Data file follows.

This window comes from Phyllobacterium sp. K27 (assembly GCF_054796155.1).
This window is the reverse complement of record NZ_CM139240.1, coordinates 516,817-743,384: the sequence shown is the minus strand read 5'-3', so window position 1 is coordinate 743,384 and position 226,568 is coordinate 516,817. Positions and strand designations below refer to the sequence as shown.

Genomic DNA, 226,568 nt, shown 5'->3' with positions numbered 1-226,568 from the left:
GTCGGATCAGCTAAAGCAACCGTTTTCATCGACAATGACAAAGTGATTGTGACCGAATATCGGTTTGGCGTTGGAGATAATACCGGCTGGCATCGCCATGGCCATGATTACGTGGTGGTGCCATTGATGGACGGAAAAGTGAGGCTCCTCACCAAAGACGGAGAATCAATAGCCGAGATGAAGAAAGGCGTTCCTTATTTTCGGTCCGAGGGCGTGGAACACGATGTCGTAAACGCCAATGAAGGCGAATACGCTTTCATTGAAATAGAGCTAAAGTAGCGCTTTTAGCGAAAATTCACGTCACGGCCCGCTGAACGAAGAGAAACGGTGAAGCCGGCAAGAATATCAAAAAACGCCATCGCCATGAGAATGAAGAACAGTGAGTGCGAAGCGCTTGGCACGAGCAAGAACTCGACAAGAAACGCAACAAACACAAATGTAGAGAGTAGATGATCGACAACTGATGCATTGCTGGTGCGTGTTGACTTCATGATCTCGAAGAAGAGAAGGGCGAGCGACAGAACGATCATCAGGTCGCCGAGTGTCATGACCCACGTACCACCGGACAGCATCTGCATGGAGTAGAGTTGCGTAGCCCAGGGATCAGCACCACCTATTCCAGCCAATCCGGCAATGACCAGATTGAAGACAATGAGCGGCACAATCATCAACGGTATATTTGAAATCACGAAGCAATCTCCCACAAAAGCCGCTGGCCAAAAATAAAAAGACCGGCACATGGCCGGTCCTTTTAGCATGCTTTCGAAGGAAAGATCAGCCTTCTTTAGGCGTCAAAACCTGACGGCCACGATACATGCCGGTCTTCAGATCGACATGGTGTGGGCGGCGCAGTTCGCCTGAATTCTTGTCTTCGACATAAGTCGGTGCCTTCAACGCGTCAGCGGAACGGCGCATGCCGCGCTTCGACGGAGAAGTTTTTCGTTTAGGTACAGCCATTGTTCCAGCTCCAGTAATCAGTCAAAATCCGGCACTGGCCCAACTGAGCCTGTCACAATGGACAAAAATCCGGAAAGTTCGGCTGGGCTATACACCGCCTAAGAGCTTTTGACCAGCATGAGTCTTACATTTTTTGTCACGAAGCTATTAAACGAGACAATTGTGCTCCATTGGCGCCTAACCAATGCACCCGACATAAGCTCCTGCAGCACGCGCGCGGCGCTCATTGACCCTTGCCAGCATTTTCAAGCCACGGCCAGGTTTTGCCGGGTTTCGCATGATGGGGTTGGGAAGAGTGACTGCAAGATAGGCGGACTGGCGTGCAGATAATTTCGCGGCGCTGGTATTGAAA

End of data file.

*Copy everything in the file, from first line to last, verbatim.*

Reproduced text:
This window comes from Phyllobacterium sp. K27 (assembly GCF_054796155.1).
This window is the reverse complement of record NZ_CM139240.1, coordinates 516,817-743,384: the sequence shown is the minus strand read 5'-3', so window position 1 is coordinate 743,384 and position 226,568 is coordinate 516,817. Positions and strand designations below refer to the sequence as shown.

Genomic DNA, 226,568 nt, shown 5'->3' with positions numbered 1-226,568 from the left:
GTCGGATCAGCTAAAGCAACCGTTTTCATCGACAATGACAAAGTGATTGTGACCGAATATCGGTTTGGCGTTGGAGATAATACCGGCTGGCATCGCCATGGCCATGATTACGTGGTGGTGCCATTGATGGACGGAAAAGTGAGGCTCCTCACCAAAGACGGAGAATCAATAGCCGAGATGAAGAAAGGCGTTCCTTATTTTCGGTCCGAGGGCGTGGAACACGATGTCGTAAACGCCAATGAAGGCGAATACGCTTTCATTGAAATAGAGCTAAAGTAGCGCTTTTAGCGAAAATTCACGTCACGGCCCGCTGAACGAAGAGAAACGGTGAAGCCGGCAAGAATATCAAAAAACGCCATCGCCATGAGAATGAAGAACAGTGAGTGCGAAGCGCTTGGCACGAGCAAGAACTCGACAAGAAACGCAACAAACACAAATGTAGAGAGTAGATGATCGACAACTGATGCATTGCTGGTGCGTGTTGACTTCATGATCTCGAAGAAGAGAAGGGCGAGCGACAGAACGATCATCAGGTCGCCGAGTGTCATGACCCACGTACCACCGGACAGCATCTGCATGGAGTAGAGTTGCGTAGCCCAGGGATCAGCACCACCTATTCCAGCCAATCCGGCAATGACCAGATTGAAGACAATGAGCGGCACAATCATCAACGGTATATTTGAAATCACGAAGCAATCTCCCACAAAAGCCGCTGGCCAAAAATAAAAAGACCGGCACATGGCCGGTCCTTTTAGCATGCTTTCGAAGGAAAGATCAGCCTTCTTTAGGCGTCAAAACCTGACGGCCACGATACATGCCGGTCTTCAGATCGACATGGTGTGGGCGGCGCAGTTCGCCTGAATTCTTGTCTTCGACATAAGTCGGTGCCTTCAACGCGTCAGCGGAACGGCGCATGCCGCGCTTCGACGGAGAAGTTTTTCGTTTAGGTACAGCCATTGTTCCAGCTCCAGTAATCAGTCAAAATCCGGCACTGGCCCAACTGAGCCTGTCACAATGGACAAAAATCCGGAAAGTTCGGCTGGGCTATACACCGCCTAAGAGCTTTTGACCAGCATGAGTCTTACATTTTTTGTCACGAAGCTATTAAACGAGACAATTGTGCTCCATTGGCGCCTAACCAATGCACCCGACATAAGCTCCTGCAGCACGCGCGCGGCGCTCATTGACCCTTGCCAGCATTTTCAAGCCACGGCCAGGTTTTGCCGGGTTTCGCATGATGGGGTTGGGAAGAGTGACTGCAAGATAGGCGGACTGGCGTGCAGATAATTTCGCGGCGCTGGTATTGAAA